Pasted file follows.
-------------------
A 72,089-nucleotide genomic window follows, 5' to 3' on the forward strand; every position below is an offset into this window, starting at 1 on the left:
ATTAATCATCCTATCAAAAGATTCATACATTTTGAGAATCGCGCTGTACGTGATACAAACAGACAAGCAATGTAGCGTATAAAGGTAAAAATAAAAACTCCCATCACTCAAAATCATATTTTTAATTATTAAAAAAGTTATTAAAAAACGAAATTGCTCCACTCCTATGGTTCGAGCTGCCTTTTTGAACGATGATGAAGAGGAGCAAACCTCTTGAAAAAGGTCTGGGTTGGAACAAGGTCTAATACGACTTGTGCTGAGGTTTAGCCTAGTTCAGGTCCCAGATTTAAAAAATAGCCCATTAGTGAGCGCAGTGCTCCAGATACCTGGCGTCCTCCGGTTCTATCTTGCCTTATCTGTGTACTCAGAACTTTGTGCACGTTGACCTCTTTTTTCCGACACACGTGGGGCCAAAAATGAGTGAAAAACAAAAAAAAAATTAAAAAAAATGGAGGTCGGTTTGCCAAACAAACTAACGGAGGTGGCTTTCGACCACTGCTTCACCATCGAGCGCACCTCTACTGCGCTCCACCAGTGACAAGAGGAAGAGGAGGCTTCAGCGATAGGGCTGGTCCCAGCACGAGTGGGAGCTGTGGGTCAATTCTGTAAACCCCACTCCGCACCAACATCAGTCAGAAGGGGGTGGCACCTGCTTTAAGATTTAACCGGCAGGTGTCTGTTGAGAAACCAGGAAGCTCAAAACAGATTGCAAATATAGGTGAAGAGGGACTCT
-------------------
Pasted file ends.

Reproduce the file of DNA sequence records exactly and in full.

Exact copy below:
A 72,089-nucleotide genomic window follows, 5' to 3' on the forward strand; every position below is an offset into this window, starting at 1 on the left:
ATTAATCATCCTATCAAAAGATTCATACATTTTGAGAATCGCGCTGTACGTGATACAAACAGACAAGCAATGTAGCGTATAAAGGTAAAAATAAAAACTCCCATCACTCAAAATCATATTTTTAATTATTAAAAAAGTTATTAAAAAACGAAATTGCTCCACTCCTATGGTTCGAGCTGCCTTTTTGAACGATGATGAAGAGGAGCAAACCTCTTGAAAAAGGTCTGGGTTGGAACAAGGTCTAATACGACTTGTGCTGAGGTTTAGCCTAGTTCAGGTCCCAGATTTAAAAAATAGCCCATTAGTGAGCGCAGTGCTCCAGATACCTGGCGTCCTCCGGTTCTATCTTGCCTTATCTGTGTACTCAGAACTTTGTGCACGTTGACCTCTTTTTTCCGACACACGTGGGGCCAAAAATGAGTGAAAAACAAAAAAAAAATTAAAAAAAATGGAGGTCGGTTTGCCAAACAAACTAACGGAGGTGGCTTTCGACCACTGCTTCACCATCGAGCGCACCTCTACTGCGCTCCACCAGTGACAAGAGGAAGAGGAGGCTTCAGCGATAGGGCTGGTCCCAGCACGAGTGGGAGCTGTGGGTCAATTCTGTAAACCCCACTCCGCACCAACATCAGTCAGAAGGGGGTGGCACCTGCTTTAAGATTTAACCGGCAGGTGTCTGTTGAGAAACCAGGAAGCTCAAAACAGATTGCAAATATAGGTGAAGAGGGACTCT